Medievalists, particularly medievalists who can’t afford to travel, should watch the Tour de France. If possible, watch the morning broadcast with Phil Liggett and Paul Sherwen. The Tour is a long race with miles of beautiful landscape, so when the commentators aren’t remarking on strategies or crash coverage, they delve into the scenery. The Tour goes past cities, towns, castles, churches, trade routes, and battlefields of medieval importance. The commentators have done some research, so when the riders pass something important, they usually mention it. The information given is usually not so detailed that it could be used for research, but seeing the aerial footage is magnificent.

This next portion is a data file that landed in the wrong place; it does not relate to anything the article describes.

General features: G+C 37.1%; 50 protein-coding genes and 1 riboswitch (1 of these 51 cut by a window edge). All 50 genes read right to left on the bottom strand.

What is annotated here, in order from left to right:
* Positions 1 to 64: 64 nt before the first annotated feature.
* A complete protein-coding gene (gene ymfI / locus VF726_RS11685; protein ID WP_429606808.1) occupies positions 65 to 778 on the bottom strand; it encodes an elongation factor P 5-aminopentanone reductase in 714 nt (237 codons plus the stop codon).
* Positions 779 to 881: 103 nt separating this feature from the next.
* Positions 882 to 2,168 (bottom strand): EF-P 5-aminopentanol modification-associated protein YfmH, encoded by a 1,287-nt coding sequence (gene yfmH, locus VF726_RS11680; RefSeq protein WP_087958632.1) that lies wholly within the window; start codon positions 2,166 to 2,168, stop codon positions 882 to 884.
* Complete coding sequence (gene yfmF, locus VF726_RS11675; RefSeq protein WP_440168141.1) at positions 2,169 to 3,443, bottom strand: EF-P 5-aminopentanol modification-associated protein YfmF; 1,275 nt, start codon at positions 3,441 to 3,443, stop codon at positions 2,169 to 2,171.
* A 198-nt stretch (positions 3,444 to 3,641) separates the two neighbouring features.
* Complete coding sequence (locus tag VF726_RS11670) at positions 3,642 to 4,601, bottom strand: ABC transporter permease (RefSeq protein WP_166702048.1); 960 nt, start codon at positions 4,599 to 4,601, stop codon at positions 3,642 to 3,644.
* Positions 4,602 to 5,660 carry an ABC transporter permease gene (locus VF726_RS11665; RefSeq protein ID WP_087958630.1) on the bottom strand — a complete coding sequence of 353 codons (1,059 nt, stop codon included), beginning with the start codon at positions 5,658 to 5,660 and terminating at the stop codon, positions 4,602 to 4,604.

My recommendation for Tour de France viewing is this: multitask. Read a book, knit a sweater, get out the treadmill, or pick another activity to occupy your time until something important comes on. This way, one can easily see the Tour’s highlights while accomplishing work as well. Liggett and Sherwen are entertaining commentators, so while I really don’t care about cycling, I have enjoyed listening to them for 8 years now.
This year’s Tour de France starts on Saturday, June 30. Americans can view coverage on the NBC Sports Network, formerly OLN.